There is a universal quality I learned about in Africa: a smile. A smile is universal. It means that same thing in France as it does in Australia. Smile at someone in India and they will know what you are feeling, and they might even smile back!

While in Kenya, I drove through the streets of some of the largest and most impoverished slums in Africa. Streets were pitted with deep potholes, some wider than our vehicle, and at times, there were mountains of trash in a number of areas we passed. I watched people work very hard for very little, often only having enough to feed their family one meal a day. Yet they would smile at each other. The joy they had in the midst of what appeared to be the most terrible of circumstances was almost unfathomable. In the days that I spent among my new African friends, I tried to understand how they could smile at the same time they were suffering. Perhaps based on their experiences it did not classify as suffering. Maybe they had seen much worse and were actual grateful for what they had. None of these ideas were plausible in my mind.

How could people feel joy in these circumstances? It was clear that many of them suffered from physical pain and were often hungry. They lived in homes constructed of metal pieces for the walls and ceiling and with dirt floors. We also worshipped at a church composed exclusively of women with HIV and their children who had been ostracized from their families and communities. I have never met such smiling people! They greeted us with singing and a bouquet of flowers.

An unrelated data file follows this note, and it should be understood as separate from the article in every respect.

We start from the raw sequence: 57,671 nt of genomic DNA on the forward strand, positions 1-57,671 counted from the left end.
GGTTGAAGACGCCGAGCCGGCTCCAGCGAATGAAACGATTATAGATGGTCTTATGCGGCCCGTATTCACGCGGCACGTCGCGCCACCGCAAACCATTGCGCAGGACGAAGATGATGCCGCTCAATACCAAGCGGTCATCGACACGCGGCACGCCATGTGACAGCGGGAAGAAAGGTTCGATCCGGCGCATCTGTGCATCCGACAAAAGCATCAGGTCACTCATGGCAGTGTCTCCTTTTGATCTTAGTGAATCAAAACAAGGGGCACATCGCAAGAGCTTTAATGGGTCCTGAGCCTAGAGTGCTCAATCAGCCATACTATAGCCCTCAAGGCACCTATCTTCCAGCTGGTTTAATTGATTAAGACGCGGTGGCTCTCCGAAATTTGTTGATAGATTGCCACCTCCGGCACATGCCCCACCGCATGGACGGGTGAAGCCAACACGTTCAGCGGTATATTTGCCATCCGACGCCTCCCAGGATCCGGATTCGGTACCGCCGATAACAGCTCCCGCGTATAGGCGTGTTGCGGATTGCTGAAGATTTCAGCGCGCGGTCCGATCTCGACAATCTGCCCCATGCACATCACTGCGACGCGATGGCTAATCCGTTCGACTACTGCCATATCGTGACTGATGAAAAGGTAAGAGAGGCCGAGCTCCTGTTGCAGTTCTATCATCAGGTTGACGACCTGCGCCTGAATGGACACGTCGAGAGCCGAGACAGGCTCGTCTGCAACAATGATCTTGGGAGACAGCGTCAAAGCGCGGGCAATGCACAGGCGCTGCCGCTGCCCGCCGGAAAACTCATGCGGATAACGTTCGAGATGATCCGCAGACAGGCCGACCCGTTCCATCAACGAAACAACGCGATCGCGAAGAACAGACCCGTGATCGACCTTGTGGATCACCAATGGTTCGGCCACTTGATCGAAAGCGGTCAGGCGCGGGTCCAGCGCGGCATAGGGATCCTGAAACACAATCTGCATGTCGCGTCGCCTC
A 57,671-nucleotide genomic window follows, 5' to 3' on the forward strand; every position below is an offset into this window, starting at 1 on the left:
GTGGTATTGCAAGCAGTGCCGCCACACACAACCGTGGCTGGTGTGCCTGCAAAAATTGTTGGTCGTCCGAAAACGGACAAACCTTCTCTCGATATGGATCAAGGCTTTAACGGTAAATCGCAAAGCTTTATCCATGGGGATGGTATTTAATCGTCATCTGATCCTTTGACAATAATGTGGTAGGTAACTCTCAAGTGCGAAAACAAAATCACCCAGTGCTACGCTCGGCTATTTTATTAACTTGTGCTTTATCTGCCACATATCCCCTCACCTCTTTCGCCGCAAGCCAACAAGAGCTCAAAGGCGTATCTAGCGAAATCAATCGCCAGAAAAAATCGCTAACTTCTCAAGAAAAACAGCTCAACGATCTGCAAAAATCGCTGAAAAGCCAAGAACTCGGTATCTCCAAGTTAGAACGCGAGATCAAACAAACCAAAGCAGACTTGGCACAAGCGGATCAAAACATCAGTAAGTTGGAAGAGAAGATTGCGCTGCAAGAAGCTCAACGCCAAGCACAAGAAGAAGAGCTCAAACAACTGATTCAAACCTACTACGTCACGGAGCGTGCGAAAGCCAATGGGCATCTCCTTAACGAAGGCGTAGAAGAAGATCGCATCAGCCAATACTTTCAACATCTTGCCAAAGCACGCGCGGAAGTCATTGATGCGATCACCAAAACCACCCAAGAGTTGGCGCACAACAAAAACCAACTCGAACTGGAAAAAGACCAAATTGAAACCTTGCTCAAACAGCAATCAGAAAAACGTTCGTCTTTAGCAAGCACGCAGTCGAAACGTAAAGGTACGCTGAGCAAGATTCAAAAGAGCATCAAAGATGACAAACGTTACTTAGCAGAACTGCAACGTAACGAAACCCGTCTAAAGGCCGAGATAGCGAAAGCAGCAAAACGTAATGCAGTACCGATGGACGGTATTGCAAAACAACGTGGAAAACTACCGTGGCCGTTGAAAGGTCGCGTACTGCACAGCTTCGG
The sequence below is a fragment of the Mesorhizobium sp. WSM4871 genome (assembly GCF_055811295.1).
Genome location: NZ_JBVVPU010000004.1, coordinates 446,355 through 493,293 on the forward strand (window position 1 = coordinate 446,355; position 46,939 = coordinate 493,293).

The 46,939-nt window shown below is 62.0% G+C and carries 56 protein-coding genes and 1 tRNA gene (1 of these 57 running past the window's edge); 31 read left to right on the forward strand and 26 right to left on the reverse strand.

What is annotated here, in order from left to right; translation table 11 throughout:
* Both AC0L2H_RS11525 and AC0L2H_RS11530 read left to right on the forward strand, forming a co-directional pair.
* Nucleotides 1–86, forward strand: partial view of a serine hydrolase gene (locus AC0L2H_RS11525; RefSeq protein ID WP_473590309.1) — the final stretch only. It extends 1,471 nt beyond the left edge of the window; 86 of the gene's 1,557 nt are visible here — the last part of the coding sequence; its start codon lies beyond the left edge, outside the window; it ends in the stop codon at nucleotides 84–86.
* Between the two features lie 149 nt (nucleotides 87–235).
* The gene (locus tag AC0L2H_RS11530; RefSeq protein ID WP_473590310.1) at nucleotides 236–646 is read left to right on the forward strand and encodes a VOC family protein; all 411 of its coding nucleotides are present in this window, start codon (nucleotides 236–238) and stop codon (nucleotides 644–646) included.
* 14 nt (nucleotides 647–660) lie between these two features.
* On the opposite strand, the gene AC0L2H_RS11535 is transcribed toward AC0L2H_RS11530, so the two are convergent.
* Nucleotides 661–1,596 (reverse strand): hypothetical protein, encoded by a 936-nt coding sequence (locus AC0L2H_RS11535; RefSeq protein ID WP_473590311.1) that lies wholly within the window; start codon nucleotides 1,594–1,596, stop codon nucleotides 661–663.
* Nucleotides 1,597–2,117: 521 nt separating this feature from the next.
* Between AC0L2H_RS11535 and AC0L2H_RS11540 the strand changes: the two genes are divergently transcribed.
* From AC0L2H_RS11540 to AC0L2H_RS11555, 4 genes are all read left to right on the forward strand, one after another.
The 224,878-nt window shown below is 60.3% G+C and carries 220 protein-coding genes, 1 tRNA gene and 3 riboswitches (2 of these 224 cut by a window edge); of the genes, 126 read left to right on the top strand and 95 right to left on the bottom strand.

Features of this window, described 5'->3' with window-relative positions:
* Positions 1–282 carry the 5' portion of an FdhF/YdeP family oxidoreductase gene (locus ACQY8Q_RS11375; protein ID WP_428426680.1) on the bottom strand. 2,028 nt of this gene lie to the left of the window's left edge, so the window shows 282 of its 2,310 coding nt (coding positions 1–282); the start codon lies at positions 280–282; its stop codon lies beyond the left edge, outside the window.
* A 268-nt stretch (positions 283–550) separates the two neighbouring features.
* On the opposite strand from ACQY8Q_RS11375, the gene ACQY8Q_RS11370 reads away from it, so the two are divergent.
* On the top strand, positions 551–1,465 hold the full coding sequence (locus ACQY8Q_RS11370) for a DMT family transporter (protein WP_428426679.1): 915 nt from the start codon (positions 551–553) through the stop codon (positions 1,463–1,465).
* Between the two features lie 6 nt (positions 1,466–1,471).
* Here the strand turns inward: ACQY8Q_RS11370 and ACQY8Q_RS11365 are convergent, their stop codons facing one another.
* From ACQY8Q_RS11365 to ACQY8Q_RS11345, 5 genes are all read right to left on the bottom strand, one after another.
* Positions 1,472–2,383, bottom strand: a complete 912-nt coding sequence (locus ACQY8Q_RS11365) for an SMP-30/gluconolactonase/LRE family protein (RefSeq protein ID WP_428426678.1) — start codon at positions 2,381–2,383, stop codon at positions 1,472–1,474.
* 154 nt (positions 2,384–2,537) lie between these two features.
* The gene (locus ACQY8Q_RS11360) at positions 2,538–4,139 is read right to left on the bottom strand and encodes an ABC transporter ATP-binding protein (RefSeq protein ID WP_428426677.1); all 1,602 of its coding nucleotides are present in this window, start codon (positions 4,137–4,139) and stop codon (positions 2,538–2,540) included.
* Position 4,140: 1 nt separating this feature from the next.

I realized that the African people I met chose joy in spite of their difficult lives. While I did not ask them to explain, it was clear that they prioritized their relationships over their possessions. They practiced gratitude for the very little they possessed. I was humbled by what I observed, and I reflected about how I grumbled about things that did not seem worth complaining about in comparison. The verse in James 1 seemed fitting here, “Consider it pure joy, my brothers and sisters, whenever you face trials of many kinds, because you know that the testing of your faith produces perseverance. Let perseverance finish its work so that you may be mature and complete, not lacking anything.” How often do we face a trial but allow it to overwhelm us so that we lose our joy! My African friends reminded me that pure joy is possible even while grieving and suffering.

In a few months, members of our ministry will return to Kenya and Uganda to lead essential biblical training to African pastors and ministry leaders, training not available in their areas. These pastors are the lifeline of their communities, walking alongside people in the midst of their pain, hardship, and suffering. We invite you to partner with our team as they lead this training. You can find more information about how to support our ministry at

Jessica Carlson, Coach


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